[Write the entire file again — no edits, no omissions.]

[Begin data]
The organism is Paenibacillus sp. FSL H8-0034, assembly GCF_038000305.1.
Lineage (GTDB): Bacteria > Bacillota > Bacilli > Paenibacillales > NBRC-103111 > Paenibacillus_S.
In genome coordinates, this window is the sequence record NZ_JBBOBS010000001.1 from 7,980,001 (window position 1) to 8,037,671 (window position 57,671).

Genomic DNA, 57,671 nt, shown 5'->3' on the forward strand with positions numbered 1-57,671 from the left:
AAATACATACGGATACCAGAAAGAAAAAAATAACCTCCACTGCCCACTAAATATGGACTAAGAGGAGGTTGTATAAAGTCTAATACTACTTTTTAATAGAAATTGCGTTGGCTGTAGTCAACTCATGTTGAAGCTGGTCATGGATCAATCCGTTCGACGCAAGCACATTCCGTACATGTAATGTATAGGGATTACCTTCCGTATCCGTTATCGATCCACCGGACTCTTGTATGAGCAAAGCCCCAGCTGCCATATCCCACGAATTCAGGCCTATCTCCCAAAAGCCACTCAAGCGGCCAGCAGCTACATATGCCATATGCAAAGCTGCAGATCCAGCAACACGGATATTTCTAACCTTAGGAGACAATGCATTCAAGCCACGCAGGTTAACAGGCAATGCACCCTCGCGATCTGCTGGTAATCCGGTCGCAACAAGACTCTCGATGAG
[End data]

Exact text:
The organism is Paenibacillus sp. FSL H8-0034, assembly GCF_038000305.1.
Lineage (GTDB): Bacteria > Bacillota > Bacilli > Paenibacillales > NBRC-103111 > Paenibacillus_S.
In genome coordinates, this window is the sequence record NZ_JBBOBS010000001.1 from 7,980,001 (window position 1) to 8,037,671 (window position 57,671).

Genomic DNA, 57,671 nt, shown 5'->3' on the forward strand with positions numbered 1-57,671 from the left:
AAATACATACGGATACCAGAAAGAAAAAAATAACCTCCACTGCCCACTAAATATGGACTAAGAGGAGGTTGTATAAAGTCTAATACTACTTTTTAATAGAAATTGCGTTGGCTGTAGTCAACTCATGTTGAAGCTGGTCATGGATCAATCCGTTCGACGCAAGCACATTCCGTACATGTAATGTATAGGGATTACCTTCCGTATCCGTTATCGATCCACCGGACTCTTGTATGAGCAAAGCCCCAGCTGCCATATCCCACGAATTCAGGCCTATCTCCCAAAAGCCACTCAAGCGGCCAGCAGCTACATATGCCATATGCAAAGCTGCAGATCCAGCAACACGGATATTTCTAACCTTAGGAGACAATGCATTCAAGCCACGCAGGTTAACAGGCAATGCACCCTCGCGATCTGCTGGTAATCCGGTCGCAACAAGACTCTCGATGAG